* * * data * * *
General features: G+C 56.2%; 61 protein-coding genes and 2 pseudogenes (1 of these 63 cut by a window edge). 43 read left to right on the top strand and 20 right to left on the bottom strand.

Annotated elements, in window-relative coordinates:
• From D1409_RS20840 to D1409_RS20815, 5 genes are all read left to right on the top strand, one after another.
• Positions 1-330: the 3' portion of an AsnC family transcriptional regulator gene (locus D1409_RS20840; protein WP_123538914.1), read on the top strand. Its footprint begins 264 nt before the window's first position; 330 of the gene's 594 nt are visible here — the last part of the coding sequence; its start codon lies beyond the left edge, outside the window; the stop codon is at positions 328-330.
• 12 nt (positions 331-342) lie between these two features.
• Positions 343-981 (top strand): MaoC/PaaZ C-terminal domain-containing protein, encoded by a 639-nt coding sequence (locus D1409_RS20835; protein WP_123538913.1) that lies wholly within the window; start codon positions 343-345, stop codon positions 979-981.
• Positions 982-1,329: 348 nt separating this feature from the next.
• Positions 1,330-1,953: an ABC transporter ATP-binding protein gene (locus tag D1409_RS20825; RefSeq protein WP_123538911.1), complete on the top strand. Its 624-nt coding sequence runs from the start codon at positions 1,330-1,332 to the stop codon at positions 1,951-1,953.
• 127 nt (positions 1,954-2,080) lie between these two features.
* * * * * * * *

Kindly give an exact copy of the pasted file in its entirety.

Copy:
General features: G+C 56.2%; 61 protein-coding genes and 2 pseudogenes (1 of these 63 cut by a window edge). 43 read left to right on the top strand and 20 right to left on the bottom strand.

Annotated elements, in window-relative coordinates:
• From D1409_RS20840 to D1409_RS20815, 5 genes are all read left to right on the top strand, one after another.
• Positions 1-330: the 3' portion of an AsnC family transcriptional regulator gene (locus D1409_RS20840; protein WP_123538914.1), read on the top strand. Its footprint begins 264 nt before the window's first position; 330 of the gene's 594 nt are visible here — the last part of the coding sequence; its start codon lies beyond the left edge, outside the window; the stop codon is at positions 328-330.
• 12 nt (positions 331-342) lie between these two features.
• Positions 343-981 (top strand): MaoC/PaaZ C-terminal domain-containing protein, encoded by a 639-nt coding sequence (locus D1409_RS20835; protein WP_123538913.1) that lies wholly within the window; start codon positions 343-345, stop codon positions 979-981.
• Positions 982-1,329: 348 nt separating this feature from the next.
• Positions 1,330-1,953: an ABC transporter ATP-binding protein gene (locus tag D1409_RS20825; RefSeq protein WP_123538911.1), complete on the top strand. Its 624-nt coding sequence runs from the start codon at positions 1,330-1,332 to the stop codon at positions 1,951-1,953.
• 127 nt (positions 1,954-2,080) lie between these two features.